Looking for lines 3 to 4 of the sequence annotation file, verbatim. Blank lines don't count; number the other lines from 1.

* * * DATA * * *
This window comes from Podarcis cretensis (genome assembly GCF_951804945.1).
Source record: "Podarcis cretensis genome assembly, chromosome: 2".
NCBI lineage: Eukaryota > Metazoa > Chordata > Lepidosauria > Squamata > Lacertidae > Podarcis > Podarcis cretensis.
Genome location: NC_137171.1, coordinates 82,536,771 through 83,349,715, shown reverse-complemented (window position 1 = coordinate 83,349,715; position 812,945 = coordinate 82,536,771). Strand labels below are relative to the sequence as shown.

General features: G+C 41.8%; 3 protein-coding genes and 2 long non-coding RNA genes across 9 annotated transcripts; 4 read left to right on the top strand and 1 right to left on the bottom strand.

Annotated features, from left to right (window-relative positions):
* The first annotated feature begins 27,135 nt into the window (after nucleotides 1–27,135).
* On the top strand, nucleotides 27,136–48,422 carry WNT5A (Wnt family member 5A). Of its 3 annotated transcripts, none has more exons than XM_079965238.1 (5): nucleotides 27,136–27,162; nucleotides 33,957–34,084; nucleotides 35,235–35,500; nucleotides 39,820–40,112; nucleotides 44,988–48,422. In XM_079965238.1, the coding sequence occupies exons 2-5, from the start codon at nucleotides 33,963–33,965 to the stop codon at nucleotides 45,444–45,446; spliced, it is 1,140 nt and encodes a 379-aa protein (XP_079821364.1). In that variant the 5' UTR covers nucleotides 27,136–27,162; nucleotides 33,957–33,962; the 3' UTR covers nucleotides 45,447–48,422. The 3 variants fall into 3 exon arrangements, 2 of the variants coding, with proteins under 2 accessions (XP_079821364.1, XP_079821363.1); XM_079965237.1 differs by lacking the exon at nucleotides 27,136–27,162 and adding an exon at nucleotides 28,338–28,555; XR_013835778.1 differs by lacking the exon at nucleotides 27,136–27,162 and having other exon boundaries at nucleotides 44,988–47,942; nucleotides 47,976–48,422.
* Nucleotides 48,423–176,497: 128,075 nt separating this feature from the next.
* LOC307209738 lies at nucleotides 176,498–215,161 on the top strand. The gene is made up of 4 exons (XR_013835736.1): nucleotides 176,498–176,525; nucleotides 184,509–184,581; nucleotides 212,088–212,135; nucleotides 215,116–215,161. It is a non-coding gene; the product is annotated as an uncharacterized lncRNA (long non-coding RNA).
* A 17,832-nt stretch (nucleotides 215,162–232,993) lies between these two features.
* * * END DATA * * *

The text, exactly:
NCBI lineage: Eukaryota > Metazoa > Chordata > Lepidosauria > Squamata > Lacertidae > Podarcis > Podarcis cretensis.
Genome location: NC_137171.1, coordinates 82,536,771 through 83,349,715, shown reverse-complemented (window position 1 = coordinate 83,349,715; position 812,945 = coordinate 82,536,771). Strand labels below are relative to the sequence as shown.